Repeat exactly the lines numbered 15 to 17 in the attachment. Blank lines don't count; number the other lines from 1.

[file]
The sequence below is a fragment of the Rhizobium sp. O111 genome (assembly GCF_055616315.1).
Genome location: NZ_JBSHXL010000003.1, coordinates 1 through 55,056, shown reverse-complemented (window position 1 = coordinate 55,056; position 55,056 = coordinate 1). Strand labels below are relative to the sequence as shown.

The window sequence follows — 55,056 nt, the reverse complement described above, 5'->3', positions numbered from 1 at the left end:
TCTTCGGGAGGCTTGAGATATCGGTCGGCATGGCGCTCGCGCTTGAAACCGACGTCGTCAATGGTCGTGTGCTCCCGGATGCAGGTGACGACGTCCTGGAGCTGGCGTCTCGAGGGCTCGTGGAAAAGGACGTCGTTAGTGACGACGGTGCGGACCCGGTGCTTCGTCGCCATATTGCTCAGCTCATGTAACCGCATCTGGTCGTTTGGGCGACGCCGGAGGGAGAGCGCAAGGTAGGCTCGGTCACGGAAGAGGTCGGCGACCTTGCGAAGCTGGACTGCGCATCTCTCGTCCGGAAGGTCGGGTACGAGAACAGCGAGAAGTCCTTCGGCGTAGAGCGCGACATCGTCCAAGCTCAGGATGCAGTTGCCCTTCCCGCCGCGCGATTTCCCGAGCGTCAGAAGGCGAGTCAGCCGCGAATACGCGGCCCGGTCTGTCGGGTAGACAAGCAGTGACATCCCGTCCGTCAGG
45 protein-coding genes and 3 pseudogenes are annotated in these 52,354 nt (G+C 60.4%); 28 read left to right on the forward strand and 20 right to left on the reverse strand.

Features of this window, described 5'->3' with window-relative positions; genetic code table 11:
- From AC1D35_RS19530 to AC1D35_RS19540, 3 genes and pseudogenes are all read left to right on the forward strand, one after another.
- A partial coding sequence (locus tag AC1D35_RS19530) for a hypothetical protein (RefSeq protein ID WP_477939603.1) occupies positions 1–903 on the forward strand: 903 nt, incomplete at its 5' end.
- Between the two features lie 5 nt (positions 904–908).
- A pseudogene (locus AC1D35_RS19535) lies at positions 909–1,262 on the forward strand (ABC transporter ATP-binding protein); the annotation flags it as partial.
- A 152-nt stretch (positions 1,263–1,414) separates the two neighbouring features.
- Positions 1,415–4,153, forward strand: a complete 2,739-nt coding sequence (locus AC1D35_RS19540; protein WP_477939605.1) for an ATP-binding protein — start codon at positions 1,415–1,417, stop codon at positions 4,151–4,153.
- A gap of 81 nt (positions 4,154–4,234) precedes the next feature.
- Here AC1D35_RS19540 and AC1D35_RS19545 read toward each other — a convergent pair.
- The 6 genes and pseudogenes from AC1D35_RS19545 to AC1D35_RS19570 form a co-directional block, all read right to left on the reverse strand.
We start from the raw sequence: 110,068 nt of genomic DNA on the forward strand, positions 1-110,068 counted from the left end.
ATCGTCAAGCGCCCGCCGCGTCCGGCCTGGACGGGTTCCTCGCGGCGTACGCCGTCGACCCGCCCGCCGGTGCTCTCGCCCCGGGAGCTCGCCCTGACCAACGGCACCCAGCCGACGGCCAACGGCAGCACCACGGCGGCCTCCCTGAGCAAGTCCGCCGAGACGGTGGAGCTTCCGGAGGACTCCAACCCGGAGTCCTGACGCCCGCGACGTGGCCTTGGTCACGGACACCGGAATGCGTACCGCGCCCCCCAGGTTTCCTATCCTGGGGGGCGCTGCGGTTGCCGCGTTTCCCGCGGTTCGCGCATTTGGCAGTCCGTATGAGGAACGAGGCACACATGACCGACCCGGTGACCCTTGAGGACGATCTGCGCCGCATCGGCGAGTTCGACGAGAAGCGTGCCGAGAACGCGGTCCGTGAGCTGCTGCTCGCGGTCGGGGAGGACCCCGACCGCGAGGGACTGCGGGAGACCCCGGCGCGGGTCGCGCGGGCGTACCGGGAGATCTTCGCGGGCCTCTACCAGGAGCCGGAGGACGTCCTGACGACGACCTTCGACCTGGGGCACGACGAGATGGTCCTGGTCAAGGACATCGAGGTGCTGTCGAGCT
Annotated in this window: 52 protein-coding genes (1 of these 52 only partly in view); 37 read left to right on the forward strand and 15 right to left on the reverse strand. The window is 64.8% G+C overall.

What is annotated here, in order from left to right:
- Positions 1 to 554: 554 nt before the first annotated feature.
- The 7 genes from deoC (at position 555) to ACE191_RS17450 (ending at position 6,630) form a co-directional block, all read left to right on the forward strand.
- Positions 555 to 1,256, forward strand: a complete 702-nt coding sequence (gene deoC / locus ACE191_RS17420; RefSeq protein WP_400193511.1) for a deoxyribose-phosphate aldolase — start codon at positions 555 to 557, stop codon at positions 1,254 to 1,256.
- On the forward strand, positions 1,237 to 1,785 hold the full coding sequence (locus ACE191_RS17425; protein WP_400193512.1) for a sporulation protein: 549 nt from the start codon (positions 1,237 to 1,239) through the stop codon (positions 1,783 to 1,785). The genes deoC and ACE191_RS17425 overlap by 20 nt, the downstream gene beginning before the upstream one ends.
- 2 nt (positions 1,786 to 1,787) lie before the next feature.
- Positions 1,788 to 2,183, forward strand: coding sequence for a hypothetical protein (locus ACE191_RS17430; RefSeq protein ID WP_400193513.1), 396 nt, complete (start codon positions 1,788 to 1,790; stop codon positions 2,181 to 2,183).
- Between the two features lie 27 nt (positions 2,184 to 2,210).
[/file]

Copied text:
- The 6 genes and pseudogenes from AC1D35_RS19545 to AC1D35_RS19570 form a co-directional block, all read right to left on the reverse strand.
We start from the raw sequence: 110,068 nt of genomic DNA on the forward strand, positions 1-110,068 counted from the left end.
ATCGTCAAGCGCCCGCCGCGTCCGGCCTGGACGGGTTCCTCGCGGCGTACGCCGTCGACCCGCCCGCCGGTGCTCTCGCCCCGGGAGCTCGCCCTGACCAACGGCACCCAGCCGACGGCCAACGGCAGCACCACGGCGGCCTCCCTGAGCAAGTCCGCCGAGACGGTGGAGCTTCCGGAGGACTCCAACCCGGAGTCCTGACGCCCGCGACGTGGCCTTGGTCACGGACACCGGAATGCGTACCGCGCCCCCCAGGTTTCCTATCCTGGGGGGCGCTGCGGTTGCCGCGTTTCCCGCGGTTCGCGCATTTGGCAGTCCGTATGAGGAACGAGGCACACATGACCGACCCGGTGACCCTTGAGGACGATCTGCGCCGCATCGGCGAGTTCGACGAGAAGCGTGCCGAGAACGCGGTCCGTGAGCTGCTGCTCGCGGTCGGGGAGGACCCCGACCGCGAGGGACTGCGGGAGACCCCGGCGCGGGTCGCGCGGGCGTACCGGGAGATCTTCGCGGGCCTCTACCAGGAGCCGGAGGACGTCCTGACGACGACCTTCGACCTGGGGCACGACGAGATGGTCCTGGTCAAGGACATCGAGGTGCTGTCGAGCT